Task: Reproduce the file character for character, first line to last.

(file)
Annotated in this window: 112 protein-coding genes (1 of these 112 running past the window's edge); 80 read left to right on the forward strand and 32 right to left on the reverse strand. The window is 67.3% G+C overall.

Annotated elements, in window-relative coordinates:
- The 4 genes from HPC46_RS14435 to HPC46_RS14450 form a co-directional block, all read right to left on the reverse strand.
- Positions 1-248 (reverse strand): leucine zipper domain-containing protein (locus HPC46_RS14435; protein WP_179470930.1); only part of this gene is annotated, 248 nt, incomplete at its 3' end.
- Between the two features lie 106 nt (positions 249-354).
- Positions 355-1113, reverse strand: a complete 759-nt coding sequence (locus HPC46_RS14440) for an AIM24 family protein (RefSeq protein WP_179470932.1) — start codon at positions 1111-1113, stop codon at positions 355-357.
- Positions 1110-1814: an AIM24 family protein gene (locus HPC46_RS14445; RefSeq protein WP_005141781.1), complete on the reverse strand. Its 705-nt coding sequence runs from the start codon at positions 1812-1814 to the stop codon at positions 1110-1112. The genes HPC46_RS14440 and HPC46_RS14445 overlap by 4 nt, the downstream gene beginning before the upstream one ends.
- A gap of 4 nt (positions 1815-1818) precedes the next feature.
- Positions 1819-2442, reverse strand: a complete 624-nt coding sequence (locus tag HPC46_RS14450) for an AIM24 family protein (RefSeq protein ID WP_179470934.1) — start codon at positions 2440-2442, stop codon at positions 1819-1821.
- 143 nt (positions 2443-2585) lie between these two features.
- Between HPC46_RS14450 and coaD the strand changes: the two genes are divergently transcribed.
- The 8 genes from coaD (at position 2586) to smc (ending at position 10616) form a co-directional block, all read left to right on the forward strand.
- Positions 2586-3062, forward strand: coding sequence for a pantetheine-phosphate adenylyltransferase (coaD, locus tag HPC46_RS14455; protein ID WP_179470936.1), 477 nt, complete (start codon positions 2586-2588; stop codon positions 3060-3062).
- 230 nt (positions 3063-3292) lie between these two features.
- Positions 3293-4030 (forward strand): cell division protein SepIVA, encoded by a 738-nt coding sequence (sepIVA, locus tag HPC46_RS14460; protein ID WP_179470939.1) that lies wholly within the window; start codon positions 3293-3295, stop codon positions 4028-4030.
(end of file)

Annotated in this window: 112 protein-coding genes (1 of these 112 running past the window's edge); 80 read left to right on the forward strand and 32 right to left on the reverse strand. The window is 67.3% G+C overall.

Annotated elements, in window-relative coordinates:
- The 4 genes from HPC46_RS14435 to HPC46_RS14450 form a co-directional block, all read right to left on the reverse strand.
- Positions 1-248 (reverse strand): leucine zipper domain-containing protein (locus HPC46_RS14435; protein WP_179470930.1); only part of this gene is annotated, 248 nt, incomplete at its 3' end.
- Between the two features lie 106 nt (positions 249-354).
- Positions 355-1113, reverse strand: a complete 759-nt coding sequence (locus HPC46_RS14440) for an AIM24 family protein (RefSeq protein WP_179470932.1) — start codon at positions 1111-1113, stop codon at positions 355-357.
- Positions 1110-1814: an AIM24 family protein gene (locus HPC46_RS14445; RefSeq protein WP_005141781.1), complete on the reverse strand. Its 705-nt coding sequence runs from the start codon at positions 1812-1814 to the stop codon at positions 1110-1112. The genes HPC46_RS14440 and HPC46_RS14445 overlap by 4 nt, the downstream gene beginning before the upstream one ends.
- A gap of 4 nt (positions 1815-1818) precedes the next feature.
- Positions 1819-2442, reverse strand: a complete 624-nt coding sequence (locus tag HPC46_RS14450) for an AIM24 family protein (RefSeq protein ID WP_179470934.1) — start codon at positions 2440-2442, stop codon at positions 1819-1821.
- 143 nt (positions 2443-2585) lie between these two features.
- Between HPC46_RS14450 and coaD the strand changes: the two genes are divergently transcribed.
- The 8 genes from coaD (at position 2586) to smc (ending at position 10616) form a co-directional block, all read left to right on the forward strand.
- Positions 2586-3062, forward strand: coding sequence for a pantetheine-phosphate adenylyltransferase (coaD, locus tag HPC46_RS14455; protein ID WP_179470936.1), 477 nt, complete (start codon positions 2586-2588; stop codon positions 3060-3062).
- 230 nt (positions 3063-3292) lie between these two features.
- Positions 3293-4030 (forward strand): cell division protein SepIVA, encoded by a 738-nt coding sequence (sepIVA, locus tag HPC46_RS14460; protein ID WP_179470939.1) that lies wholly within the window; start codon positions 3293-3295, stop codon positions 4028-4030.